Jheni’s questions are:
Q1: What do you understand by the meaning(s) of Research in this paper?
A1: ‘Doing’ to broaden our view, ‘doing’ to confirm (or justifying) the view but is specific to a particular application. My summary above shows my understanding of the differences between actual and perceived research, the traditional values and methods of teaching compared to the discovery approaches of todays age.
Q2: What ethical issues could be raised or considered?
A2: Gender and race: how much research is available that is not white, male, christian? But I feel that research can lead to all things and should not, in context, be considered right or wrong. Grayling picks up on gender inequality in the paper by pointing out, in parenthesis; ‘always ‘his’, incidentally’ and ‘still it is usually ‘his” so it is clear that even he regards referencing rather abridged or restrictive – surely this makes research (whether large or small ‘R’) a limited experience in a historian setting, less so (but only marginally) in our modern age.
Q3: How do issues of inclusive pedagogy apply to practice as research?
A3: For practice it may be where to look, lecturers would/could steer student to places of research but only if the lecturer knows enough or has enough references that might cover a subject in all or any places or media. Reminding to advise students about the inclusivity factor in Research would be useful so that they do not ignore this or become very frustrated by the lack of historical references. Though I am not sure if I truly understand the question: Jheoni isn’t present to discuss this.
My own Elective sharing task was to ask Alex and Jheoni to watch a YouTube video “Pay It No Mind”
It is a documentary about Marsha P. Johnson, a black, gay, transvestite, born in 1944, who moved to New York after being absued at an early age. She sat for a filmed interview on June 26th 1996 with subsequent additions by some of her friends. A brighter than bright extraordinary character who was a subculture in a subculture around Lower Manhattan in the 1970-80’s, an actor and activist (since 1969), a charismatic but impoverished guy in drag (“I never ever done Drag seriously. I never do it seriously. ’cause I don’t have the money to do serious Drag”) who felt more comfortable living as a woman than a man. She was one of the first to physically resist the Police who stormed Stonewall Inn (Christopher Street, The Village, NY) that fateful night June 28th 1969. A subject of a screen print by Andy Warhol in 1975 she would think more about helping others then herself. Her gay activism made her a more ‘interesting’ and enlightening figure in New York. Hustling on Broadway could make her $125 an hour, arrested for prostitution many times, castigated from Gay Pride marches in 1978 for being a transvestite – like being excluded from your own party ! Her Mother said that her son was lower than a dog for being homosexual. “I walk on the marches each year as we still don’t have all our rights” throughout the Aids Pandemic first noticed in 1982, creating an outreach for the homeless transgender community. Her body was found floating in the Hudson River in 1992, 4 days after the filmed interview. The police were not prepared to investigate another black gay person’s death.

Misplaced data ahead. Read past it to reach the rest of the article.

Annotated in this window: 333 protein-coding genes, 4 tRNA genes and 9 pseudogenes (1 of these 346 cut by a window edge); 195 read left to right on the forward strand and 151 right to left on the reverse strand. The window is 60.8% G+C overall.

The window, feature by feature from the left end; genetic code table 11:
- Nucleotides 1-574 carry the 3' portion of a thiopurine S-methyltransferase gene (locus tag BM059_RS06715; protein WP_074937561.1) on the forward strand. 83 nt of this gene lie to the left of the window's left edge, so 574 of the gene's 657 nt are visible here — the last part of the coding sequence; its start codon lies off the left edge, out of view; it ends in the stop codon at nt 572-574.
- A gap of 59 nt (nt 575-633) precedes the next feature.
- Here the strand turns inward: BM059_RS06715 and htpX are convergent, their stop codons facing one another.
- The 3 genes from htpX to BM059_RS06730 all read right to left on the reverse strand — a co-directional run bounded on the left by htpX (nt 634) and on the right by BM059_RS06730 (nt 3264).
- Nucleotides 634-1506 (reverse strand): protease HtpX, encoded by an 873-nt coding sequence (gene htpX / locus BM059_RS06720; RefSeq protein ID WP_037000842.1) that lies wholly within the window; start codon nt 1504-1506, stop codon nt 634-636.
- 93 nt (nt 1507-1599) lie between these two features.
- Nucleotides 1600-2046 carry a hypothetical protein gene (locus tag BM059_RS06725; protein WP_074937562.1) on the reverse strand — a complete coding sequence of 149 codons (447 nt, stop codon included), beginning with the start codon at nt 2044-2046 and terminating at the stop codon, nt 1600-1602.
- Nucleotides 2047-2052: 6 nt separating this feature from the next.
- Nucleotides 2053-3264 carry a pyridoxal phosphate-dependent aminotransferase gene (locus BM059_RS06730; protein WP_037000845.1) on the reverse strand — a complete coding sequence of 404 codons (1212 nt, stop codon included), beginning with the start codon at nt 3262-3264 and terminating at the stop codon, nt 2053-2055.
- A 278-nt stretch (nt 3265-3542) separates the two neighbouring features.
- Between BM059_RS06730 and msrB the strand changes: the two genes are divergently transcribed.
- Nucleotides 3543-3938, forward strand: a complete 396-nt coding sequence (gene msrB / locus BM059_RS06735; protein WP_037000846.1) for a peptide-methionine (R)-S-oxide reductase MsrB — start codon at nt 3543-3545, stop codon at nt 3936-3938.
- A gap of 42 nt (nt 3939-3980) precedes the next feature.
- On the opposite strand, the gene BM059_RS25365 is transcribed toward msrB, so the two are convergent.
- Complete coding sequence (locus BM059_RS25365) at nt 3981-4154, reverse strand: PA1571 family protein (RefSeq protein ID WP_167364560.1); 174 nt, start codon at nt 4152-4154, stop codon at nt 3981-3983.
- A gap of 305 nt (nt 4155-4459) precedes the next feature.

A moving, nostalgic, inspirational documentary; often uplifting with humour and joie de vivre, caring and positive, generous and kind… 55 minutes representing an amazingly strong and selfless individual.